Although money and effort would be saved by dispensing with the chronic bioassay in mice (or other species in addition to rats), it is certain that an equivalent amount or more will be spent on the many short term tests that are suggested as substitutes, without any probability that the latter will provide information as useful in assessing carcinogenic risk. For example, many carcinogens are also mutagens, because they are converted into powerful electrophiles. This does not mean that mutagenesis and carcinogenesis by these substances is the same process. Many carcinogens are not mutagens and some mutagens are not carcinogens.
There is no case in which the mechanism of induction of cancer by a carcinogen is known, although there are many hypotheses. A chronic bioassay in animals is useful in two ways: if negative, it offers considerable assurance that the carcinogenic risk to humans from exposure to the substance will be small (there is no absolute proof of safety); if positive, it permits some estimate of carcinogenic risk in human exposure, without knowledge of the mechanism by which the carcinogen acts. The metabolic parameters that can be measured easily might, or might not, have any bearing on the mechanism of tumor induction. The same is true of other biological, pathological or physiological effects that are claimed to be involved in cancer formation. Experiments in humans can only be undertaken with trepidation, so circumspection is required in interpretation of studies that are “relevant to cancer in man.”
Some carcinogens are extremely potent, so that only a few milligrams over the lifetime of a rodent can induce tumors in a significant proportion of treated animals. The nitrosamines in tobacco smoke are in this category, since less than 1 microgram per kilogram body weight per day in heavy smokers (much less than is required in rodents) is sufficient to induce cancer in a considerable proportion of them. In contrast, large doses of most carcinogens are needed to induce cancer in experimental animals, including non-mutagenic carcinogens. It would be surprising if the many types of carcinogens have more than a few characteristics in common although they might produce the same tumor end-point, often indistinguishable by pathologists. Those characteristics that confer carcinogenicity have yet to be revealed.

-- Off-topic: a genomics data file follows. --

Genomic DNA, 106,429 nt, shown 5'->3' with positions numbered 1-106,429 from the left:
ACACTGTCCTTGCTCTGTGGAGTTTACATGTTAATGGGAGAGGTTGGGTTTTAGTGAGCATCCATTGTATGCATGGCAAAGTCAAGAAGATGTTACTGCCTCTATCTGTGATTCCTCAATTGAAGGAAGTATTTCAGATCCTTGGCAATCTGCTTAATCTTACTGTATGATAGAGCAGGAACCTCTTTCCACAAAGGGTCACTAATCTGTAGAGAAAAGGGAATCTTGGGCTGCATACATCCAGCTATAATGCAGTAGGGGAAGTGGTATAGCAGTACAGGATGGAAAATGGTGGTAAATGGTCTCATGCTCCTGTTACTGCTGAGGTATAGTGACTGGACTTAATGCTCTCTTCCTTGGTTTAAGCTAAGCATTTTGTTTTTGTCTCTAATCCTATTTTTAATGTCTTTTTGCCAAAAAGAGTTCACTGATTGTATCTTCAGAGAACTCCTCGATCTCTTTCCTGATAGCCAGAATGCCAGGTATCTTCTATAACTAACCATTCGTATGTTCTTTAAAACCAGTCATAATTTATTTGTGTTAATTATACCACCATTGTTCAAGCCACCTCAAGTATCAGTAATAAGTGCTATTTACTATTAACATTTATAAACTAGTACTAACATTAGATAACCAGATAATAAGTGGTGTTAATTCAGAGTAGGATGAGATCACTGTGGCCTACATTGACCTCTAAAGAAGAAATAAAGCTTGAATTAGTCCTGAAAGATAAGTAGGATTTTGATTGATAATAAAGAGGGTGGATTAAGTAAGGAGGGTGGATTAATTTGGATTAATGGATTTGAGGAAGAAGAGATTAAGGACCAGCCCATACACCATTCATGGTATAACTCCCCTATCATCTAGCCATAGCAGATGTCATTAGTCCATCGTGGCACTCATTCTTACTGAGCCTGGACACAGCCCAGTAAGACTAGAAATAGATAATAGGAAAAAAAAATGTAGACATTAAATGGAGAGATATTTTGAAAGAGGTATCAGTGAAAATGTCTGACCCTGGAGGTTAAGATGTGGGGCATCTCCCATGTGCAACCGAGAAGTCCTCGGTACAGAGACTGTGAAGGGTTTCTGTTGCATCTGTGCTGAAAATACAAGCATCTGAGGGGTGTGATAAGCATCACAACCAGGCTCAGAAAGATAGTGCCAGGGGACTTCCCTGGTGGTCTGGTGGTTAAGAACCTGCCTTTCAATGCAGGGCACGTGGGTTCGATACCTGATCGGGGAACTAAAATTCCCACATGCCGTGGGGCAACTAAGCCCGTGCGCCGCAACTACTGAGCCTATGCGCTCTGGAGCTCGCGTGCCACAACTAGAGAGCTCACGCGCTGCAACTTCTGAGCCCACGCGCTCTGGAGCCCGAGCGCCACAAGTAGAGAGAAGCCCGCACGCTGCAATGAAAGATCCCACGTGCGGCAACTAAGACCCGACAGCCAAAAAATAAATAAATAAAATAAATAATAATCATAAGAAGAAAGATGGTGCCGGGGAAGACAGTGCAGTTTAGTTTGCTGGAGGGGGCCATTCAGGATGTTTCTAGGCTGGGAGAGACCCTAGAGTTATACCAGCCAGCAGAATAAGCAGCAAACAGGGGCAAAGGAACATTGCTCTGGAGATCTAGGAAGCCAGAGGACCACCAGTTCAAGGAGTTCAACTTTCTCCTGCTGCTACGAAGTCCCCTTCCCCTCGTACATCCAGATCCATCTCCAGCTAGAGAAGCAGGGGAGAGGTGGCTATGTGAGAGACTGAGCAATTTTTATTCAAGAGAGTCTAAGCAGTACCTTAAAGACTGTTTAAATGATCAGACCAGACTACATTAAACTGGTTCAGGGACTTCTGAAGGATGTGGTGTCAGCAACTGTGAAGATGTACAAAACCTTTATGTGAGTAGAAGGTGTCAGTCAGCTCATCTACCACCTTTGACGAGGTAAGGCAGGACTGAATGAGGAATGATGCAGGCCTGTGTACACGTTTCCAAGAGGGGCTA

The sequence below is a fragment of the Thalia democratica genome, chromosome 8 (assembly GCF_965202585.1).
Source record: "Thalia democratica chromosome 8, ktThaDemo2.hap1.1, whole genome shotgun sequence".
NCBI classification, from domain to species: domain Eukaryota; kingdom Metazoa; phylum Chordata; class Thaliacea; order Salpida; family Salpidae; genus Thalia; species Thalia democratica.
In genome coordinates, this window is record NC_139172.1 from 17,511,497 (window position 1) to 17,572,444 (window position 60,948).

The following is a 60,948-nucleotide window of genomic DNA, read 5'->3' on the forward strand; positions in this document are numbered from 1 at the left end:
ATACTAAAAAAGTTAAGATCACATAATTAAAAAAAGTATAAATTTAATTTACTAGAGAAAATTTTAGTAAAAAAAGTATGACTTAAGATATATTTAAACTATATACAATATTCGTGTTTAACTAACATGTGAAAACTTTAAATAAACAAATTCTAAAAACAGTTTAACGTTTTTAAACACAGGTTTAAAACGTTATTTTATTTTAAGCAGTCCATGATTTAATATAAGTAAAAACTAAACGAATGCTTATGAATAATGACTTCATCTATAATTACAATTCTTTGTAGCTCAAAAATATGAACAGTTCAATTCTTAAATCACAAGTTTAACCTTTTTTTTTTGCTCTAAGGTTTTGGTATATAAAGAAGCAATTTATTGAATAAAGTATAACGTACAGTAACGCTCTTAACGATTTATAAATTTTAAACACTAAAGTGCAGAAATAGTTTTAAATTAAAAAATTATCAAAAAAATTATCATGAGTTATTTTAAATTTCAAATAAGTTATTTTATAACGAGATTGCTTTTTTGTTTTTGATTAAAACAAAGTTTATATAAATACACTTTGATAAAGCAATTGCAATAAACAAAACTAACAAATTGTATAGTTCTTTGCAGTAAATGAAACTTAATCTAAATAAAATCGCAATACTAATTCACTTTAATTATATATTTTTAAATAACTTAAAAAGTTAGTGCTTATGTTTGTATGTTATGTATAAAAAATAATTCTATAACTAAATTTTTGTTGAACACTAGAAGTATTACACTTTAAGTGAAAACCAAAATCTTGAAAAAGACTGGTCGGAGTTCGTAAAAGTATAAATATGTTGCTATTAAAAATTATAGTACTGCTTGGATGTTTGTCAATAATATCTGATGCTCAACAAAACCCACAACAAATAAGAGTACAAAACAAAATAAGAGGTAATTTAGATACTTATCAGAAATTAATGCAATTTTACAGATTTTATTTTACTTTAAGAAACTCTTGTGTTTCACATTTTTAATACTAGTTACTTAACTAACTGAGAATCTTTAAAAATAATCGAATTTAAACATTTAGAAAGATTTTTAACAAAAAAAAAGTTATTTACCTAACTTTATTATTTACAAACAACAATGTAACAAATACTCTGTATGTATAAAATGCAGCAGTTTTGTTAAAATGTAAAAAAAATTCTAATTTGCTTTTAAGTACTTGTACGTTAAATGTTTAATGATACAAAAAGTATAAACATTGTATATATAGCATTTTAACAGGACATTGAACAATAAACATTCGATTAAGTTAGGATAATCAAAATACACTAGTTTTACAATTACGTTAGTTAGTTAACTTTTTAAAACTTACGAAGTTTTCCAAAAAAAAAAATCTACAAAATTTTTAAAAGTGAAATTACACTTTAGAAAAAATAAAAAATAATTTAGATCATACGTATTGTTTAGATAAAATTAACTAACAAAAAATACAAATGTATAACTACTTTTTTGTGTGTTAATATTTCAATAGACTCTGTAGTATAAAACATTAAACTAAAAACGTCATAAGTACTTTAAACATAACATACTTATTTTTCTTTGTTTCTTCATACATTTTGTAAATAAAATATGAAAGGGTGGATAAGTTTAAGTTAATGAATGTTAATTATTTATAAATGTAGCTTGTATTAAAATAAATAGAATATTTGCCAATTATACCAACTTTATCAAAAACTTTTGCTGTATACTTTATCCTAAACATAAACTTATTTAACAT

Although it is possible that in the future there will be evidence that other tests–in addition to the rat carcinogenicity studies–might be validated as more accurate predictors of carcinogenicity than the current combination of rat and mouse, at present there is no such evidence.
Since this possibility exists, such alternative tests should be explored in addition to the continued use of rat and mouse carcinogenicity studies. The idea of luring companies–who can well afford to do two-species carcinogenicity studies plus the newer not-yet-validated ones–by eliminating the requirement for mouse testing is a thinly-disguised but dangerous proposal. It comes from an advisory group, three of whose six members are the American, European and Japanese pharmaceutical industry trade associations and their influence is clear. It is unclear why the FDA and its European and Japanese counterparts have agreed to it.
Sidney M. Wolfe, M.D.
Public Citizen’s Health Research Group
Larry D. Sasich, Pharm.D., FASHP
Public Citizen’s Health Research Group